Global stocks sunk to four-month lows Thursday, dragging bond yields lower, as fears intensified that the coronavirus from China is at epidemic stages, or worse and that it will be a significant drag on the global economy for some time.
- The S&P 500 slumped 4.42%
- The Dow Jones Industrial Average shed 4.42%
- The Nasdaq Composite plunged 4.61%
- Due to soaring surgical demands, 3M (NYSE:MMM) was easily the best-performing name in the Dow with a gain of 0.81%
Adding to the somber tone on Wall Street are reports out of California that the state is monitoring 8,400 people as possible coronavirus cases. I say this as someone that lives in the Golden State: spreading of the virus here would likely have severe repercussions for the broader U.S. economy — potentially dragging on the travel and leisure industry (looking at you Disneyland and Las Vegas) to technology and more.
In late trading, 29 of the 30 Dow stocks were in the red.
Remember earlier this month when Apple yanked guidance for the current quarter due to supply chain issues in China? Microsoft (NASDAQ:MSFT) followed suit yesterday, pulling guidance for the quarter, citing the coronavirus. The news sent the stock lower by 7% today, making it one of the worst offenders in the Dow.
Microsoft remains a quality company with enticing fundamentals and lots of growth levers, including the Azure cloud business.
For investors that missed out on the 2019 pop in MSFT stock and have been waiting on a retreat, that pullback has arrived. The issue is pinpointing exactly when MSFT stock will cease faltering due to the coronavirus.
In late trading, six Dow stocks were down at least 4% and semiconductor giant Intel was part of that group.
“Worries over COVID-19 have recently pressured semis … as of now most semi companies have not baked in much, if any, virus downside,” said Bernstein analyst Stacy Ragson in a note to clients today. “Given this, investors should likely be girding for semiconductor revisions in the near future as they may need to join the supply chain in lowering numbers.”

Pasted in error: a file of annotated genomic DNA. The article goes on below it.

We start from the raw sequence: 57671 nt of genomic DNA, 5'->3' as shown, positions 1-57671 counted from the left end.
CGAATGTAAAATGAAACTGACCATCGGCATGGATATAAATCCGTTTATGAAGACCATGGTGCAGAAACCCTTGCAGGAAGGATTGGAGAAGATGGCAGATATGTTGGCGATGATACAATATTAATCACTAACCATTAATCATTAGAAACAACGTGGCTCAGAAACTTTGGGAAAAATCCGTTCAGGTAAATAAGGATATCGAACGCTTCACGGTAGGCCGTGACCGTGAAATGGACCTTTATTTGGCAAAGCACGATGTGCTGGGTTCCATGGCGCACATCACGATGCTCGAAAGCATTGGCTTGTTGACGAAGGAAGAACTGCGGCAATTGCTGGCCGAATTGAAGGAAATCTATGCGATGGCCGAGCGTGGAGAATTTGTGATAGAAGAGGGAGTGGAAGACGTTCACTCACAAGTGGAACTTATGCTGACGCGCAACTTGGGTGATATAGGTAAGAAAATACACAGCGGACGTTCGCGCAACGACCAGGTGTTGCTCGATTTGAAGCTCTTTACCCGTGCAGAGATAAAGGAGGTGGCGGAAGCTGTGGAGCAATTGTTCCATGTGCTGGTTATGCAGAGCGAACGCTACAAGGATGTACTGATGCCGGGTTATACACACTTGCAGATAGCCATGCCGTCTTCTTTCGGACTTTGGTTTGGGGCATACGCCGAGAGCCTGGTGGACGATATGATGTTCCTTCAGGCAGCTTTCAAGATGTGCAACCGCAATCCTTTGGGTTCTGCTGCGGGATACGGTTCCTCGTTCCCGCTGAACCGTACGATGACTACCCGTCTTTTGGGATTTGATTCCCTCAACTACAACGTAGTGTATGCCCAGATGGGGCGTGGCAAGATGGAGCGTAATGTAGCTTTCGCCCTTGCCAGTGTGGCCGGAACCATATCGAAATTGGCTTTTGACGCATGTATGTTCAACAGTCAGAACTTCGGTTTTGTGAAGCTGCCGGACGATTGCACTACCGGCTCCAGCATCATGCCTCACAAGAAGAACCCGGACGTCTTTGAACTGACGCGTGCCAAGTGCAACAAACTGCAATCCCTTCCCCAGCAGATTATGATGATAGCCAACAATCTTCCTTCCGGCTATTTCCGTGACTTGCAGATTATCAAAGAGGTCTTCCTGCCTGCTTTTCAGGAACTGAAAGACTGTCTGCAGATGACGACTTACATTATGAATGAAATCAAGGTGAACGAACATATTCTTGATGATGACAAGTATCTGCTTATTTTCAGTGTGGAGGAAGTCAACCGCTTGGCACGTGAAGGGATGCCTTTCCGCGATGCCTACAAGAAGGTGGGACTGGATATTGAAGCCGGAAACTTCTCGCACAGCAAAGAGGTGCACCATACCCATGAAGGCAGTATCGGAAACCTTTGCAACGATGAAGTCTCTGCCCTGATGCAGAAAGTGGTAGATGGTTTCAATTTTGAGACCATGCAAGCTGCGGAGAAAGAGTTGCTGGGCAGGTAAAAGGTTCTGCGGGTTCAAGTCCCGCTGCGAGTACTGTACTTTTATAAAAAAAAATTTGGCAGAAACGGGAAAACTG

As is the case with tech brethren Apple and Microsoft, Intel remains a strong company, but one that is hard to buy over the near-term because the COVID-19 issue is far from settled.
Analysts continue opining on the fate of dividends paid by the two largest domestic oil companies (and others in the space). Exxon and Chevron yield 6.56% and 5.26%, respectively, and by some estimates the companies need oil at $87 per barrel and $57 to cover 2020 dividends. West Texas Intermediate closed around $47 a barrel today.
Not as Defensive as You Think
How bad are things getting for equities? Not one of the Dow’s consumer staples names — usually shelter from the storm havens — closed higher today. In fact, charts on some of these stocks, including Procter & Gamble (NYSE:PG), are looking ugly.
P&G slammed through its 200-day moving average today and is officially in correction territory. Compounding the woes of some staples names are frothy valuations that add risk to a sector that is often perceived to be low risk.
Bottom Line on the Dow Jones Today
Plenty of historical comparisons are being bandied about on the web about just how bad things have gotten. To be clear, the S&P 500 had two five-day selloffs in 2015 that were worse than the prior two days and two others in 2011.
That may constitute “good news” and that’s the problem. Even more problematic is the estimate that 94% of the Fortune 1000 have recently highlighted supply chain issues attributable to the coronavirus.
As of this writing, Todd Shriber did not own any of the aforementioned securities. He has been an InvestorPlace contributor since 2014.